Nevertheless, Cornwall hs a substantial growth in that sector of the population that requires special housing provision—the elderly. In terms of net migration into the county, a substantial proportion of people in the structure plan period, 1976–91, will be at or near retirement age. That is one of the reasons why the structure plan provides for about 40,000 new dwellings in that period.

I shall now deal with what should be the housing response to the needs that the hon. Gentleman has so clearly demonstrated. There are real problems. We should first examine home improvements as a method of ensuring that the housing stock is brought up to a satisfactory level. The hon. Gentleman stressed repair and renewal of the housing stock in Cornwall. It is a significant problem. Too often, we tend to think of repair and renewal as an urban or, indeed, an inner-city problem. That is not true of Cornwall. The problem is seen at its most acute in rural housing, where there has been a long history of neglect. The Government attach great importance to the process of home improvement. We have introduced many measures, both legislative and financial, to encourage this expansion. The hon. Gentleman will know that the 1980 Act has introduced flexibility into the system and has made grant available to many more people, including those on low incomes, the elderly, the disabled and tenants and in both the public and the private sector. In his Budget Statement, my right hon. and learned Friend the Chancellor announced provision for 90 per cent. grant and the subsequent additional allocations to local authorities have given a considerable boost to the campaign for home improvement.

The hon. Gentleman questioned fundamentally the basis of HIPs and whether Cornwall was being treated fairly in so far as it does not receive the average allocation per head of population. With respect, I do not believe that the mere mathematics of allocation per head of population is a fair way of making the assessment. It is intended that HIP allocations are based on an objective analysis of housing need, the number of houses in disrepair or, as the hon. Gentleman mentioned, the number of houses without bathrooms. The pressure to which authorities are subjected in terms of numbers of units is taken into account when arriving at the HIP allocation. It is not simply a matter of numbers and averages.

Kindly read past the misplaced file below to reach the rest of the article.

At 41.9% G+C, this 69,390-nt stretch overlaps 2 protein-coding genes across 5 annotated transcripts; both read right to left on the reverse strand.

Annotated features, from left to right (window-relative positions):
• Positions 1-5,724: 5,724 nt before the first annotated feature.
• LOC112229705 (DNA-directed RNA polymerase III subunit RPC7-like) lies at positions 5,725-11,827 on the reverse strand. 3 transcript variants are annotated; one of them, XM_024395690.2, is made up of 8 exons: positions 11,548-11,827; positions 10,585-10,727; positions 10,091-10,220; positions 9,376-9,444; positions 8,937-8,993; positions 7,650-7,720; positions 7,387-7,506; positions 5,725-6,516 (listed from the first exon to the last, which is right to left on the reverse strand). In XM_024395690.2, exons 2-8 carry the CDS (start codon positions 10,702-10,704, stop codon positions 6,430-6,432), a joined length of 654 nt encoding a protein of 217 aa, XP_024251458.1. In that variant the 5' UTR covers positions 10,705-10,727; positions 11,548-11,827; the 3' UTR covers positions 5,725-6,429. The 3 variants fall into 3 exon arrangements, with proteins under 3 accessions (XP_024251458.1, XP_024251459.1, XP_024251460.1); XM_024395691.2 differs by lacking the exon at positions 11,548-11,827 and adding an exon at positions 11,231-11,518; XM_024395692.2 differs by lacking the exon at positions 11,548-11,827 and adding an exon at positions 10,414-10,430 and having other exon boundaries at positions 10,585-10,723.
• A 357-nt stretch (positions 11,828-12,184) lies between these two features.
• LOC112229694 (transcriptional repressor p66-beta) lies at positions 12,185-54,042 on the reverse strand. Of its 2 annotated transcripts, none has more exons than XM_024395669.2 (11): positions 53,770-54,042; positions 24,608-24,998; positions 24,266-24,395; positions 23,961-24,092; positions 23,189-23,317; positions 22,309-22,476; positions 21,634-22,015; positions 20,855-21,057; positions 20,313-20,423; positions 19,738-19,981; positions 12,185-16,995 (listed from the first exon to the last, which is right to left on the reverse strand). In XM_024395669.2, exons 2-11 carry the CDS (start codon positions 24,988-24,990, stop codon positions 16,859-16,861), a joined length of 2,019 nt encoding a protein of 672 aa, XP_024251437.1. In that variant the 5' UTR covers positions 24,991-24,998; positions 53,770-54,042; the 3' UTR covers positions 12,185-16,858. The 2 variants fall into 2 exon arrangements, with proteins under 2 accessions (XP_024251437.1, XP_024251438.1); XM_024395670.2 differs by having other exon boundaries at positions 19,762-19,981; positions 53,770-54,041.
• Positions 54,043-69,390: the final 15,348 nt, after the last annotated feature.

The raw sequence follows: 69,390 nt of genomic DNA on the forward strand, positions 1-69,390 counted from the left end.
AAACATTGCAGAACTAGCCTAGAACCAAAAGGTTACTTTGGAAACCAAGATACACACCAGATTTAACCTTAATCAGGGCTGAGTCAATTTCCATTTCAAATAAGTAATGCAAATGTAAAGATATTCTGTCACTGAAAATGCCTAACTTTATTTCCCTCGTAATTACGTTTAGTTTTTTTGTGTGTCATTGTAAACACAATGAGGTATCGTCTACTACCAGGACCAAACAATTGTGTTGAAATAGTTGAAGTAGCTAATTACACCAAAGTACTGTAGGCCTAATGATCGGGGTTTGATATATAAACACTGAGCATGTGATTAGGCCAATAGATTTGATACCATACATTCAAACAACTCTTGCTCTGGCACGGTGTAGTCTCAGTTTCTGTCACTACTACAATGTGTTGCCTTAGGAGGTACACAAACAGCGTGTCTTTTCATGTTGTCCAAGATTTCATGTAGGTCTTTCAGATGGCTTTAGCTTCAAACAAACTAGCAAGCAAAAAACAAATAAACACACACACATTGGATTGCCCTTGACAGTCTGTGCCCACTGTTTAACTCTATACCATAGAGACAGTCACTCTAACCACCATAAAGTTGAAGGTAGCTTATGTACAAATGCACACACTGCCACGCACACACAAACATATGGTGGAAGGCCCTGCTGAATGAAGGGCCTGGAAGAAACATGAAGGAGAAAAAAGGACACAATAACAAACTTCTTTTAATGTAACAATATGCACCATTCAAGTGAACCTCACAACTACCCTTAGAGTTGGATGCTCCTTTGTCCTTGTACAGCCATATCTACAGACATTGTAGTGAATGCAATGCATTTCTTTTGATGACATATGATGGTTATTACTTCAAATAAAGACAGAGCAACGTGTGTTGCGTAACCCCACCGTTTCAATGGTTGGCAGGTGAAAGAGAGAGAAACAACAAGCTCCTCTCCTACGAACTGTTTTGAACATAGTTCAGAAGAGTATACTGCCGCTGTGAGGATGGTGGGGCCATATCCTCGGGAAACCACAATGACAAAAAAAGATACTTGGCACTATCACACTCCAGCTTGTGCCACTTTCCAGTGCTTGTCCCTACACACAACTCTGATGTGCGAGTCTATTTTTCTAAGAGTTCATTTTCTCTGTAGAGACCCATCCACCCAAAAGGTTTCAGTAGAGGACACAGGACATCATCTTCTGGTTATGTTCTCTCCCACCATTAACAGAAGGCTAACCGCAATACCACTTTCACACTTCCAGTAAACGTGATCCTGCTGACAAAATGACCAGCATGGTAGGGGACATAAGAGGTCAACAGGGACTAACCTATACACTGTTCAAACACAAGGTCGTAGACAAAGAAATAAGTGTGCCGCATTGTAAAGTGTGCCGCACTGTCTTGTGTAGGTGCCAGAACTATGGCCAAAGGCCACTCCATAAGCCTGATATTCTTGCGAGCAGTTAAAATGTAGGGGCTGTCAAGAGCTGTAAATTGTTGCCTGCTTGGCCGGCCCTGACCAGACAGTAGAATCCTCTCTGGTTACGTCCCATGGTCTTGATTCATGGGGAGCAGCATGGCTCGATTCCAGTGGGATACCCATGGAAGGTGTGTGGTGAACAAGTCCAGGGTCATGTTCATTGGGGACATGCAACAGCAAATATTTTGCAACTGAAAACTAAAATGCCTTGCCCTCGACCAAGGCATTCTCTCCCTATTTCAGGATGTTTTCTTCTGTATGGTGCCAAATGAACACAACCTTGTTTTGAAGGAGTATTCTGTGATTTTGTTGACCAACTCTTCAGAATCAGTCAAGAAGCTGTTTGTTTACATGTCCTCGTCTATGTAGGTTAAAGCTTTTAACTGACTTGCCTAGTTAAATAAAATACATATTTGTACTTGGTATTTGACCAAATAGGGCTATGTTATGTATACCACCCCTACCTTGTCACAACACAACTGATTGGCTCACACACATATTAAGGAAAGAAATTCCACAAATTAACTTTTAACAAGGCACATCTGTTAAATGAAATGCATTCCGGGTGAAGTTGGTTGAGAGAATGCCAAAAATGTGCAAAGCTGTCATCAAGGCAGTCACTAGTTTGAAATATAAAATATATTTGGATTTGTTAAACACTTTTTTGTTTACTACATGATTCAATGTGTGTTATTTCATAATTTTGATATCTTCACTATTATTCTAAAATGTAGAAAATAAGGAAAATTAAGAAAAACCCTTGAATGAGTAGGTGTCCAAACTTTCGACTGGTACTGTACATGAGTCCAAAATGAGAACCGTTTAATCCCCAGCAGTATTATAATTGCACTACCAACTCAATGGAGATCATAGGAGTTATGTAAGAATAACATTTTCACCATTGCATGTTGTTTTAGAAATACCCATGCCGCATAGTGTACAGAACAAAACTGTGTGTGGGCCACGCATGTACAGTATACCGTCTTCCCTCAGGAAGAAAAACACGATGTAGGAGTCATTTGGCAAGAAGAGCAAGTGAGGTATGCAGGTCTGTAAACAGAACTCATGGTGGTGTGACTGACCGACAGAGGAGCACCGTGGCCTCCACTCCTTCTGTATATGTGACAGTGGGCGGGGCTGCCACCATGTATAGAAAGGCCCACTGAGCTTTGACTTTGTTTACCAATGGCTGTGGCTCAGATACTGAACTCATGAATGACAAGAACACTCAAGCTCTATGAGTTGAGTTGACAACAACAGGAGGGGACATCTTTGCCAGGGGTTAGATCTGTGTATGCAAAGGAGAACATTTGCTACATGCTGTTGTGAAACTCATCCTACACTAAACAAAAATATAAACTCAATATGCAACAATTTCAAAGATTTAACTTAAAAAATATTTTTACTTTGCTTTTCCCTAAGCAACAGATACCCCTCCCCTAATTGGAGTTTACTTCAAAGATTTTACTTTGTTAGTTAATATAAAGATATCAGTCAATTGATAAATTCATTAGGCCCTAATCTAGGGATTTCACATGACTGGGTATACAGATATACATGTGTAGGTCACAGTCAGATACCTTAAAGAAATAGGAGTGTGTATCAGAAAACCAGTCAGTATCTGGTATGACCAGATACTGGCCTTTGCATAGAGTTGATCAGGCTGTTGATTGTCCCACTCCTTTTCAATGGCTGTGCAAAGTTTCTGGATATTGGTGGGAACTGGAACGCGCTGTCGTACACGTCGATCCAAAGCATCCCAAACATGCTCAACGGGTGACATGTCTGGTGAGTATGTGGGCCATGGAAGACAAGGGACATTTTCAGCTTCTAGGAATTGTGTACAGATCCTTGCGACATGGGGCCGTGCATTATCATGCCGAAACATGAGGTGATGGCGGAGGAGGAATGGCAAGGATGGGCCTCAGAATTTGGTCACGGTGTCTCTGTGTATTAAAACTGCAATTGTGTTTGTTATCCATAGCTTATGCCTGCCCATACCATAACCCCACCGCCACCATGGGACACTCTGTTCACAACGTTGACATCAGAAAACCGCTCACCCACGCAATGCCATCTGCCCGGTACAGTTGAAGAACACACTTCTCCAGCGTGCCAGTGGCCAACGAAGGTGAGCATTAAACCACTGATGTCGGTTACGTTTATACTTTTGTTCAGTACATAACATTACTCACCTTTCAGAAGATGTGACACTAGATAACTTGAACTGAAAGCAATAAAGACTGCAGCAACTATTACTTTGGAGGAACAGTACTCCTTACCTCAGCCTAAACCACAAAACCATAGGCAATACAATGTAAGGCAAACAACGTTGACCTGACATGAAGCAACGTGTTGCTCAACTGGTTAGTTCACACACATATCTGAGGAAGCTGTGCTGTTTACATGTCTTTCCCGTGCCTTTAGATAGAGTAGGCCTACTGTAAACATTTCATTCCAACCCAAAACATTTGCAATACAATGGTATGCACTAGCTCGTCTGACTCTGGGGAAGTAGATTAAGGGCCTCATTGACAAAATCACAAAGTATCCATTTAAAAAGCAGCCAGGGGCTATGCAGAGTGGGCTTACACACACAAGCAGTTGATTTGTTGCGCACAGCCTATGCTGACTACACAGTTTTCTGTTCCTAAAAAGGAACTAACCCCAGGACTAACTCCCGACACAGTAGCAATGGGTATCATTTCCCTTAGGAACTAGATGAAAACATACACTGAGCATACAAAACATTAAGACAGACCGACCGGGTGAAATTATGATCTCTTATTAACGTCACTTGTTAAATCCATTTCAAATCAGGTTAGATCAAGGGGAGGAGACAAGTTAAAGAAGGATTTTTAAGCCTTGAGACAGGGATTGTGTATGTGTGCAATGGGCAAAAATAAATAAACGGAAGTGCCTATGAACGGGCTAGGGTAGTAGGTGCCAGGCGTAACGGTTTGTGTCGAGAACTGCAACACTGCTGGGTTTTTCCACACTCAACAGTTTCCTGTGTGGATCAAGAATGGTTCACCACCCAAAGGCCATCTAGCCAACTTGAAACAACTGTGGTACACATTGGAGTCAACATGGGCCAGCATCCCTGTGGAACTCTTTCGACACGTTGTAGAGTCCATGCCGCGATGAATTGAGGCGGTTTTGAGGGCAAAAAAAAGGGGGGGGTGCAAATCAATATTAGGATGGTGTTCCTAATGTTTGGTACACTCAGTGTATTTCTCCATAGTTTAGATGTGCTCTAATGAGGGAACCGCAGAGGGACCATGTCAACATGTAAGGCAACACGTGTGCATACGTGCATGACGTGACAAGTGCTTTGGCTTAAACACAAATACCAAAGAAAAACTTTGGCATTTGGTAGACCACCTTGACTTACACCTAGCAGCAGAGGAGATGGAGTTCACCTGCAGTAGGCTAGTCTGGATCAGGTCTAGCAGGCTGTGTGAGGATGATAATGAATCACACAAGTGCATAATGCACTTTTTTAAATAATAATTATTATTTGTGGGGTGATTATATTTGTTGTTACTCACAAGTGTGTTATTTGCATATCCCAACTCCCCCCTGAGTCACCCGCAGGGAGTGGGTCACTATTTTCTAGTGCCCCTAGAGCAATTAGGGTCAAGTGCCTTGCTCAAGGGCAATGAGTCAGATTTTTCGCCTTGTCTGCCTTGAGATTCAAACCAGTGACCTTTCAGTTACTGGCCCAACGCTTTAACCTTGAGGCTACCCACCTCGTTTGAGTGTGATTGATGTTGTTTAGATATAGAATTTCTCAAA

We try to tailor to the need. That is why the levels of home improvement allocations in Cornwall differ. Widely differing bids have been made for the various districts within the hon. Gentleman's constituency. His own authority, Carrick, got all that it asked for, and all the others were given allocations sufficient to meet the mandatory claims that they estimated would be made upon them, and more. The hon. Gentleman might say that they have not got nearly enough, but in respect of the allocations that was the case. Clearly in some areas demand has been underestimated. However, we have advised all local authorities that where the demand for grants in some areas is lower than had been previously estimated when they made their bids we shall want to reallocate the surplus funds to authorities in whose areas the demand is running in excess of available funds. We shall do this in September and the hon. Member may be assured that we shall look very carefully and sympathetically at the situation in Carrick and in all the other Cornish authorities, but I am sure that the hon. Member will understand that I cannot at this stage say how these matters will work out. In the meantime, we are pleased that some councils are making full use of their capital receipts for home improvement grants and of the tolerance arrangements that are available to them.